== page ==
Kath Sansom has regularly met with her MP Steve Barclay: Pictured here in 2018.
Mr Barclay , then a junior health minister, said: “ Following the Government’s announcement this week of a suspension of the use of vaginal mesh, I wish to pass on my thanks to constituent Kath Samson, who has campaigned tirelessly and bravely for this via her Sling the Mesh Group.
“Whilst it has taken longer than both of us would have liked, and there is more still to be done, Kath has succeeded in getting this issue firstly reviewed and then acted on.”

Her five children developed foetal valproate spectrum disorder, along with autism. The drug is known to cause problems for a baby’s development, including birth defects and long-term learning difficulties.

Since April 2018, 286 women have been prescribed sodium valproate in a month in which they were pregnant. MPs found it unacceptable that children were still being born to mothers who had not been properly advised of the likely side effects of ingesting sodium valproate when pregnant.

Despite improvements, MPs express concerns that unless the Government ensures a rigorous system was in place, standards could slip.

The report notes that the drug has had and continues to have a devasting effect on thousands of children, some now adults. MPs say their thoughts are with families who continue to battle the harmful effects.

The Government is urged to ensure that two recommendations made by the IMMDS review, and accepted by it, on the recording of procedures that patients have undergone, or drugs prescribed were fully implemented to avoid the health system continuing to “fly blind.”

Patient Safety Commissioner

The Report warns that the work of the Patient Safety Commissioner must not be impeded by a lack of resource. The new post was recommended by the IMMDS review. When the Committee endorsed Dr Henrietta Hughes’ appointment as PSC last year, it flagged that without adequate resource there was a serious risk that the role could fail.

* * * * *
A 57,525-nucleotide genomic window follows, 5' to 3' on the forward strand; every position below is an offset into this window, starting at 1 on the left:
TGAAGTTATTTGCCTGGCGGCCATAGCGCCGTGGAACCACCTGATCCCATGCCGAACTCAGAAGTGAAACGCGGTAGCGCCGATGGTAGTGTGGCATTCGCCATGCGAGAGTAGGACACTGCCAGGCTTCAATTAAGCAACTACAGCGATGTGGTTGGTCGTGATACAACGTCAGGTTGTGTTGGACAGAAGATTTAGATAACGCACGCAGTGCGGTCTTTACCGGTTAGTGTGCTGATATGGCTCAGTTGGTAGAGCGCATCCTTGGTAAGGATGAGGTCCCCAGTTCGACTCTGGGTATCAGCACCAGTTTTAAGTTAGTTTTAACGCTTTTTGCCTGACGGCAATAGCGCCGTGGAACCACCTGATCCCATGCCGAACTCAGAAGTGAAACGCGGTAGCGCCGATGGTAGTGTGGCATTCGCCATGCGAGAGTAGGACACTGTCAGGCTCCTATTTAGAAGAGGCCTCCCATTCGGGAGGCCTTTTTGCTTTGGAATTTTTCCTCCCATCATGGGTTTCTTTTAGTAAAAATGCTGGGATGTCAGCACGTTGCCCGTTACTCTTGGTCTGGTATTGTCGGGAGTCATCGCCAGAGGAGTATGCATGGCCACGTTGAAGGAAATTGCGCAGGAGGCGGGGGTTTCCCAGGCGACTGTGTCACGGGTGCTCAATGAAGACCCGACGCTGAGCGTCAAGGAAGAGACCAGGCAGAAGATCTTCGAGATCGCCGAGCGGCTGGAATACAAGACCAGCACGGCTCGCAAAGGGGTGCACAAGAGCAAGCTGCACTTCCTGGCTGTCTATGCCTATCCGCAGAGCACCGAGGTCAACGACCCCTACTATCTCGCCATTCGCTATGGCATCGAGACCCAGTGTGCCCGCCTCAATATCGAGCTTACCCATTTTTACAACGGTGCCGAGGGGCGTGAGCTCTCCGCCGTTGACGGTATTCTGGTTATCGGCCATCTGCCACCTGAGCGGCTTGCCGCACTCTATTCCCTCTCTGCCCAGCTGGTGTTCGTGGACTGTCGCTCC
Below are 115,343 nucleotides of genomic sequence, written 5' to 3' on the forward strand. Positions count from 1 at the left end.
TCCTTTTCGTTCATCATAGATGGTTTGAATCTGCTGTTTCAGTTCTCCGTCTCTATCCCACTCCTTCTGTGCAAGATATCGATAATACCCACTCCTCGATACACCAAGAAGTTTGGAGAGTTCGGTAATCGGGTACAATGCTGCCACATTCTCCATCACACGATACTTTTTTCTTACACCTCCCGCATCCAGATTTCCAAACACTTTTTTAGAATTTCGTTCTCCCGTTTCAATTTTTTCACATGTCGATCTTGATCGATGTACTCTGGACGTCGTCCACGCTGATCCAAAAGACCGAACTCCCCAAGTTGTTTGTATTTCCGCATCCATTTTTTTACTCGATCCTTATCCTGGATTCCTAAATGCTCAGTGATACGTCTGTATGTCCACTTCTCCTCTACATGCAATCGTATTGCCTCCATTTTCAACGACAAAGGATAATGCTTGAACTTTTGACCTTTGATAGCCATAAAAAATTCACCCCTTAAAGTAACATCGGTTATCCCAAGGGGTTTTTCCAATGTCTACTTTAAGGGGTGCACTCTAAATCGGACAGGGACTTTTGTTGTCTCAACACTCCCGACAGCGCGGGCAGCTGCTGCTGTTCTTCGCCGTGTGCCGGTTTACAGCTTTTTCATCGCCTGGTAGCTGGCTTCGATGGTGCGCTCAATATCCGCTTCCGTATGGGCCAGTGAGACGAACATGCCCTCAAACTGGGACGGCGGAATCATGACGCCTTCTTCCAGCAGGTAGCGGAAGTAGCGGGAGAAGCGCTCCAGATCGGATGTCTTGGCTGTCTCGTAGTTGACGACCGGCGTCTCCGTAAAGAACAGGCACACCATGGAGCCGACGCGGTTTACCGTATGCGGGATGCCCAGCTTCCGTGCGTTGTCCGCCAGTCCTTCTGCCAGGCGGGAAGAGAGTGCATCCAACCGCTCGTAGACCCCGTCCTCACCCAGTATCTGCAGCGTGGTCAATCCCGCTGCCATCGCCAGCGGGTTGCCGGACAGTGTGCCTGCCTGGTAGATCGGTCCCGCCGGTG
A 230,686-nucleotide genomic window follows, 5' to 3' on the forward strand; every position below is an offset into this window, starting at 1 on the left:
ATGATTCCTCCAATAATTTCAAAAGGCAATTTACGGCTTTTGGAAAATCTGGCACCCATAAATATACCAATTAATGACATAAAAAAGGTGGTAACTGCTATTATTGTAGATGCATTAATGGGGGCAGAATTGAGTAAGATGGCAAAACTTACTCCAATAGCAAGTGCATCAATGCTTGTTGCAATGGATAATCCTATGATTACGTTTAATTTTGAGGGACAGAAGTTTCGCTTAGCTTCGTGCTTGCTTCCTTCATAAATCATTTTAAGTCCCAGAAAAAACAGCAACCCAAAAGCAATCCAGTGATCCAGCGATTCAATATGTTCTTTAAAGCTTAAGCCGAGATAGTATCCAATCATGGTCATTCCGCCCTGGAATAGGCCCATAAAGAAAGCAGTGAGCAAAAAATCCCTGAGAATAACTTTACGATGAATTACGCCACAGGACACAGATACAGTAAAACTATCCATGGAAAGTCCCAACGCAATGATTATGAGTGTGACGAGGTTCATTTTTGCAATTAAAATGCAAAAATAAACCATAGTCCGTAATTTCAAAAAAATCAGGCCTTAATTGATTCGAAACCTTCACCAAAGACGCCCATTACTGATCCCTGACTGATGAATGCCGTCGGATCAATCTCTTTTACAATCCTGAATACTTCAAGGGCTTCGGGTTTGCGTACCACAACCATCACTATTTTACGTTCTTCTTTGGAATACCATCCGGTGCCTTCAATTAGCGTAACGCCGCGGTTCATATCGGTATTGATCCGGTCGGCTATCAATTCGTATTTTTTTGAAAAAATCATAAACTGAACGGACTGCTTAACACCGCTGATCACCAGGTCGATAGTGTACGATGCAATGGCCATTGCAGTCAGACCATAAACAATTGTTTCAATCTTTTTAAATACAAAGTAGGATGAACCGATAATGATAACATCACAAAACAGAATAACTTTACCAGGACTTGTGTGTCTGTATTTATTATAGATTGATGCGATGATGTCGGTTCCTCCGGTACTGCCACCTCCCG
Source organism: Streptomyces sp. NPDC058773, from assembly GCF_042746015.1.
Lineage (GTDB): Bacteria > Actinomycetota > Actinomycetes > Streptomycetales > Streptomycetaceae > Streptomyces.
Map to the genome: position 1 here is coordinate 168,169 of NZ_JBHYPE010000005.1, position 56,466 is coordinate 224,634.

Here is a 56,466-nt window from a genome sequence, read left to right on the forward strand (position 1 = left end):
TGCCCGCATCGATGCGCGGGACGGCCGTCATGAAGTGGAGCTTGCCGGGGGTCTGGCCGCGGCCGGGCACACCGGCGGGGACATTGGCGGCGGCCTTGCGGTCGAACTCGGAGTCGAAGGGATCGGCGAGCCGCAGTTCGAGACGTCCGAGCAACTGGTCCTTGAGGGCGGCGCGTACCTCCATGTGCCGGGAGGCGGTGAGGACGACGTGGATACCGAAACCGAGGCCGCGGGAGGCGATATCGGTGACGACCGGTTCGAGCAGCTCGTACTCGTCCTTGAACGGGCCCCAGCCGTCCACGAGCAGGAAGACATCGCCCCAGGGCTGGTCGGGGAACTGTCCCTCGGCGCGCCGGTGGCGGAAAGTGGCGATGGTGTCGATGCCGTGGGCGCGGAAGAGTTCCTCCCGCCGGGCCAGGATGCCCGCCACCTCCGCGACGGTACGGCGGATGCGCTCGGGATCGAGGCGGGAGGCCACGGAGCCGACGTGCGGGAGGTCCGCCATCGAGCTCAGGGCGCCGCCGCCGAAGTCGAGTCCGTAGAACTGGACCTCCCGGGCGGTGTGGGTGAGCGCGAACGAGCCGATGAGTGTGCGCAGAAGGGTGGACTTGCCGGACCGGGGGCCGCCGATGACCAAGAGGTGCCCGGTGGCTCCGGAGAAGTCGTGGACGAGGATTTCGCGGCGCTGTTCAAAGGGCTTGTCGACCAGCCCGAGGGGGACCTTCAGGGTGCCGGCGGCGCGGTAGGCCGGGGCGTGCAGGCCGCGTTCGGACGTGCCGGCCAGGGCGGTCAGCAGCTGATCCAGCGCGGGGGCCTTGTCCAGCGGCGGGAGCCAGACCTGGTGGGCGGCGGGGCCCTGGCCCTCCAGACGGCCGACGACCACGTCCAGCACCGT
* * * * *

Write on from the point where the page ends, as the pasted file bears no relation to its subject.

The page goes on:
Key recommendations to the Government:

  • The Committee would welcome a statement from the Minister on the review of redress and a possible Redress Agency, with more details on what such a review would include and seek to achieve, and timeline for completion.
  • It urges the Secretary of State to make a statement detailing the Patient Safety Commissioner’s review of redress schemes for the medical interventions dealt with by the IMMDS review, and what additional resources will be made available to her to undertake it.
  • Urges the Secretary of State to ensure that the Patient Safety Commissioner’s ability to carry out her important role, as her duties and responsibilities become more clearly defined, is not impeded by a lack of resource for and within her office.
  • Urges Government to enact legislation to set up register of industry payments to clinicians.




The Health and Social Care Committee held an evidence session in December 2022, following up the Independent Medicines and Medical Devices Safety (IMMDS) review’s report, ‘First Do No Harm’ which was published in July 2020.

The review had examined the response of England’s healthcare systems to reports of harmful side effects from medicines and medical devices and how to respond more quickly and effectively in the future.

Three medical interventions were specifically considered: vaginal surgical mesh, sodium valproate and Hormone Pregnancy Tests. Due to ongoing litigation the Committee was unable to take oral evidence on Hormone Pregnancy Tests.